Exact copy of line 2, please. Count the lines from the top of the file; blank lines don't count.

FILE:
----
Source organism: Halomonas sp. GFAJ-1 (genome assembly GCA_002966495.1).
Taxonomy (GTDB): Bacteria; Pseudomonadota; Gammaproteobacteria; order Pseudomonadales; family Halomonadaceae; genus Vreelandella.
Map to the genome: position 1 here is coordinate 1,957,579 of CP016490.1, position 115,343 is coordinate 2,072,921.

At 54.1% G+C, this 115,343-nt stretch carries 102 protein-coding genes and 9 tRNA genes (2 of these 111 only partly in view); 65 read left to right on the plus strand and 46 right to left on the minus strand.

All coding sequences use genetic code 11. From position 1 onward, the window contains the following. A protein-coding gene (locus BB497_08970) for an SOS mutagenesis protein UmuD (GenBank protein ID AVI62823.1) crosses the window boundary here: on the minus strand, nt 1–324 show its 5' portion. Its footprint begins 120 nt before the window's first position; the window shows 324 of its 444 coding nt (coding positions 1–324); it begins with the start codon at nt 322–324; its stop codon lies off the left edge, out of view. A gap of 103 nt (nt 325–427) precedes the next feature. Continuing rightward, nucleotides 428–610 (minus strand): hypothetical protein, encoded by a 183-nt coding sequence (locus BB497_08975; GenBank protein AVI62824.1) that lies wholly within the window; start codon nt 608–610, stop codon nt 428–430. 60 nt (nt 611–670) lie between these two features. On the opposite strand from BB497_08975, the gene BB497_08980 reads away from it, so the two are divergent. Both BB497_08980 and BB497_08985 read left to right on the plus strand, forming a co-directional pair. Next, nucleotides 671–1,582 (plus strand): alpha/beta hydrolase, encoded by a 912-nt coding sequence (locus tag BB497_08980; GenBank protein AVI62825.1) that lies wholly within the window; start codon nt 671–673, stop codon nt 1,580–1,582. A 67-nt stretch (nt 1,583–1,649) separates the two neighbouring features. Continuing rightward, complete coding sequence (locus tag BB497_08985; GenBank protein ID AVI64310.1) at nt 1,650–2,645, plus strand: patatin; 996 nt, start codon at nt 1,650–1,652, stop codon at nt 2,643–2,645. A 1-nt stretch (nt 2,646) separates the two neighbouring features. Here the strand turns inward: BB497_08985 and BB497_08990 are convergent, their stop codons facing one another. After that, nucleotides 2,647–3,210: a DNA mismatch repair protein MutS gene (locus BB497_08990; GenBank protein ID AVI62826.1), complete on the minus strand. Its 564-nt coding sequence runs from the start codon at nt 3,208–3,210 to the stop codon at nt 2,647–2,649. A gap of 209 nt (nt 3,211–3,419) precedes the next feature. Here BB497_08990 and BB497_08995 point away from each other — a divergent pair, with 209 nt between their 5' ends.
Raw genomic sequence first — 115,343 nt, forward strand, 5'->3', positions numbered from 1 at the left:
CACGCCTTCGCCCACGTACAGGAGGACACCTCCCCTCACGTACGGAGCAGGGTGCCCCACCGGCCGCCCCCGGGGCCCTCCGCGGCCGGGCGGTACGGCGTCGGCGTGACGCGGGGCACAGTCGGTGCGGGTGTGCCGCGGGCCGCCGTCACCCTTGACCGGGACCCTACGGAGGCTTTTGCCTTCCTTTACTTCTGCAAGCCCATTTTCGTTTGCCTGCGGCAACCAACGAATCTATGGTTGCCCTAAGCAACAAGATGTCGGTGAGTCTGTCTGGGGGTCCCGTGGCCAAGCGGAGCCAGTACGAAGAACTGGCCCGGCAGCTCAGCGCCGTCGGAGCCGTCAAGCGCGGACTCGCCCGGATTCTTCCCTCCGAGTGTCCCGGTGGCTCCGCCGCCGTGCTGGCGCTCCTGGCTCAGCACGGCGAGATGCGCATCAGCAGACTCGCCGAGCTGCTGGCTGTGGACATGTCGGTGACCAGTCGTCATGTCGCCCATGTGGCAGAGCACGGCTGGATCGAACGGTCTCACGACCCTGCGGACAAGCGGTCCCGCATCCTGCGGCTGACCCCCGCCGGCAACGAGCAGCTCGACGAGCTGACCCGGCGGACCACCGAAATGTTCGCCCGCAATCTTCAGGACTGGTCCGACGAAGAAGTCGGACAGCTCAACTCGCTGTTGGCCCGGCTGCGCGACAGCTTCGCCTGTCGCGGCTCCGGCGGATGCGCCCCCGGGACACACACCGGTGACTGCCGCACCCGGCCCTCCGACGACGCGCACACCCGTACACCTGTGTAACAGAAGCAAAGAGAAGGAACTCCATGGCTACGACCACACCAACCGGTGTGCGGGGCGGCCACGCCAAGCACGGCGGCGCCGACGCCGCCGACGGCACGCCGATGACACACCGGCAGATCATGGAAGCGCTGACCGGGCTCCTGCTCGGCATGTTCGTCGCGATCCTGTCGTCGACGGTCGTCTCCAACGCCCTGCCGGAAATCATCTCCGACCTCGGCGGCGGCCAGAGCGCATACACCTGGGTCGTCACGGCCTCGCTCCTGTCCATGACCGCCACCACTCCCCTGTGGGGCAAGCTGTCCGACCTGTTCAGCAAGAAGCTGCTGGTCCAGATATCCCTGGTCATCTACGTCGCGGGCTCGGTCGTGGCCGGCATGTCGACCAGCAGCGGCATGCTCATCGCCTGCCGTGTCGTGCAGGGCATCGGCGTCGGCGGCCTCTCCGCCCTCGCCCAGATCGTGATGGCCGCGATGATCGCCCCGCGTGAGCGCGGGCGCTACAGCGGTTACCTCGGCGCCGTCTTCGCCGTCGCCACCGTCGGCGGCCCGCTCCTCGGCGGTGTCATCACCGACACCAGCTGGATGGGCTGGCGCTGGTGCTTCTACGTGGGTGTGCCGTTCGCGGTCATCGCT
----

Taxonomy (GTDB): Bacteria; Pseudomonadota; Gammaproteobacteria; order Pseudomonadales; family Halomonadaceae; genus Vreelandella.